The question is of Intellectual Property rights. (That's the term you'd use to look this stuff up.)
In short, anyone who owns anything can sue you for any reason. It is up to a judge to decide if it is a valid lawsuit/claim/etc.
So technically if I write a short story about taking a poop, I can then sue Activision for stealing my poop plot (intellectual property) for their Call of Dooty. Would I win? No. But the point I'm trying to make is the barrier of entry for a lawsuit is paying a lawyer to file paperwork.
With that in mind, most people/companies will not file lawsuits unless there is a chance they can win, they must do it to preserve their intellectual property, or if they want to harass you (that one is pretty rare when it comes to large companies.)
So what kind of IP lawsuits you will lose?
-Directly copying names/titles.
-Directly copying characters.
-Directly copying stories.
-Directly copying artwork.
What kind of lawsuits you would win?
-Copying Gameplay (IE rules, but not verbatim)
-Copying Level layout
-Copying broad plot themes.
So with your Robocop example. Do they call him Robocop? No. Does he look like 2d video game robocop? No.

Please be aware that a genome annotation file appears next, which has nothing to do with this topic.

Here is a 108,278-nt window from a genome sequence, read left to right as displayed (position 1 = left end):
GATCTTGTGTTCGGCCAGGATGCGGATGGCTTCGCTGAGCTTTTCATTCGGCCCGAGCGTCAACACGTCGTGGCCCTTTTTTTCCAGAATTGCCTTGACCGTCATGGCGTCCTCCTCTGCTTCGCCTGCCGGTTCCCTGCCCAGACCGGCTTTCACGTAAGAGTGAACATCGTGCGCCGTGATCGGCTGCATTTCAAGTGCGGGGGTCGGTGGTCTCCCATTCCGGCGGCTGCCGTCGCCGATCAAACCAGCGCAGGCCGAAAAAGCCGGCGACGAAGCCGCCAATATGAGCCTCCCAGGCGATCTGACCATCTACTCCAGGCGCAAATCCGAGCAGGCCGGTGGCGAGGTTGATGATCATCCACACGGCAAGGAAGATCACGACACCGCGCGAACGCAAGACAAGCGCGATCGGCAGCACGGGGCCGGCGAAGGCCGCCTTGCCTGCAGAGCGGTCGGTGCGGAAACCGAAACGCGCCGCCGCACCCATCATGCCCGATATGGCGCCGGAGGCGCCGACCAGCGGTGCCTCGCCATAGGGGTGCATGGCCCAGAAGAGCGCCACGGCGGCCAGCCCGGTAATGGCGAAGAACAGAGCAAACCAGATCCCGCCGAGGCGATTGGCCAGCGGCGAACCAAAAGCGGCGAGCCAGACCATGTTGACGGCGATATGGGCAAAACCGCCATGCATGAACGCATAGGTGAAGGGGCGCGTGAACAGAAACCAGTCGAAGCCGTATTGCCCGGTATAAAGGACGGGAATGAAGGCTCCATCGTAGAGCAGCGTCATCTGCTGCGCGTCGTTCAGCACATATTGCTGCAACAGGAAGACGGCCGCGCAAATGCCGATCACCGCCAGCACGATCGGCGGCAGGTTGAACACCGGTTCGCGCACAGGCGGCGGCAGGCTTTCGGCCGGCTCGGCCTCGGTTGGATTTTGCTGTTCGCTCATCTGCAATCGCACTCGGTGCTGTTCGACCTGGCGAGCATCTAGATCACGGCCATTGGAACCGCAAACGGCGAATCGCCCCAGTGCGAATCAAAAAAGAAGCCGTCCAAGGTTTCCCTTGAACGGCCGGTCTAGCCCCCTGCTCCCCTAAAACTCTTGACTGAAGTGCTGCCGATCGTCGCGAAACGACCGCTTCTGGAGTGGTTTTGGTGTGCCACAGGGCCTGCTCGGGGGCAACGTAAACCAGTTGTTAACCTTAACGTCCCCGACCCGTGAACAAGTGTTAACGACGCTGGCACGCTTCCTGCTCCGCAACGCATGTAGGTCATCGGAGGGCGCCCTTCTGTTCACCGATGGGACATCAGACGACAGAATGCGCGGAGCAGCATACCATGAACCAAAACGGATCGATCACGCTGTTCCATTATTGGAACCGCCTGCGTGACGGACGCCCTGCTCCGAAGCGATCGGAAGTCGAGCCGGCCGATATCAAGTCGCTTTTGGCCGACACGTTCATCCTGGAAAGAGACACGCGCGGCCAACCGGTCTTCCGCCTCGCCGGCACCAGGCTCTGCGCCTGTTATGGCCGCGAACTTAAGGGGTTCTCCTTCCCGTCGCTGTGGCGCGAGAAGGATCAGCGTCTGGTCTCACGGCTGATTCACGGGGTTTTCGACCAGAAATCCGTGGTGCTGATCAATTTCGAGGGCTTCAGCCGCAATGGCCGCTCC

Is Broforce a comedy? Yes. If they were to be sued, they'd win the case. Brobocop is not named Robocop. He not 100% copy of any official 2d sprite Robocops, and Broforce can always claim parody.
Please note, that most people who get caught in hot water with IPs are remaking games, like Pokemon or Metal Gear Solid or Dragonball Z. In such cases IP holders must sue or they risk losing rights to these IPs if someone were to challenge them. My advice for anyone who wants to make a Pokemon clone... Show a little bit of originality and change the freaken character names, title, and don't copy the artwork. Then you won't get C&D letters!
A good case study with this stuff is the "Unseens" mechs in FASA Battletech.
So TLDR summation on IP laws:
1) Anyone can sue you for any reason.
2) Do not copy names/titles
3) Do not copy story lines, character stories, etc verbatim.
4) Do not exactly copy artwork.
5) If you are close to violating any of these rules be sure you are not close to violating any of the others. A fat Italian plumber, with a red shirt named Marco, who saves princes is more risky than a "fat Italian plumber" or a character named "Marco" who "saves princesses. "
6) Everything else is fair game. (Gameplay, level layout, etc.)